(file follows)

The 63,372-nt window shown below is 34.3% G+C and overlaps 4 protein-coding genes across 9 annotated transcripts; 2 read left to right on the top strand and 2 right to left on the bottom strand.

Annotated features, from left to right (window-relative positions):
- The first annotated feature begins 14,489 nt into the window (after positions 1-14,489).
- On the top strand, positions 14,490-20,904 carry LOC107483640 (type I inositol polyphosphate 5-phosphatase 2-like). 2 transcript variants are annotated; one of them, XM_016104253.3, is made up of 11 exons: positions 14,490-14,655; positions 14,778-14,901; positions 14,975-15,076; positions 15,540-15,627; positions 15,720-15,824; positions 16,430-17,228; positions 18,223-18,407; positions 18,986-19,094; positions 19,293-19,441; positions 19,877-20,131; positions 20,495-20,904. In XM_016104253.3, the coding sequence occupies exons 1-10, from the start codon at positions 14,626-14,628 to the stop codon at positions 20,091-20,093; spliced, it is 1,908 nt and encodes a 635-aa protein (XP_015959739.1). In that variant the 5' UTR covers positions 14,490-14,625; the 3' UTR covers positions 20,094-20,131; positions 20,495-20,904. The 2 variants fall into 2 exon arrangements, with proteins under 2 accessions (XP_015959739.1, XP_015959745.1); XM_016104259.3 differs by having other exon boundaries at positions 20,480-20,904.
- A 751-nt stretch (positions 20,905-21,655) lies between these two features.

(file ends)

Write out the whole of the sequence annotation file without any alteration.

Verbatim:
The 63,372-nt window shown below is 34.3% G+C and overlaps 4 protein-coding genes across 9 annotated transcripts; 2 read left to right on the top strand and 2 right to left on the bottom strand.

Annotated features, from left to right (window-relative positions):
- The first annotated feature begins 14,489 nt into the window (after positions 1-14,489).
- On the top strand, positions 14,490-20,904 carry LOC107483640 (type I inositol polyphosphate 5-phosphatase 2-like). 2 transcript variants are annotated; one of them, XM_016104253.3, is made up of 11 exons: positions 14,490-14,655; positions 14,778-14,901; positions 14,975-15,076; positions 15,540-15,627; positions 15,720-15,824; positions 16,430-17,228; positions 18,223-18,407; positions 18,986-19,094; positions 19,293-19,441; positions 19,877-20,131; positions 20,495-20,904. In XM_016104253.3, the coding sequence occupies exons 1-10, from the start codon at positions 14,626-14,628 to the stop codon at positions 20,091-20,093; spliced, it is 1,908 nt and encodes a 635-aa protein (XP_015959739.1). In that variant the 5' UTR covers positions 14,490-14,625; the 3' UTR covers positions 20,094-20,131; positions 20,495-20,904. The 2 variants fall into 2 exon arrangements, with proteins under 2 accessions (XP_015959739.1, XP_015959745.1); XM_016104259.3 differs by having other exon boundaries at positions 20,480-20,904.
- A 751-nt stretch (positions 20,905-21,655) lies between these two features.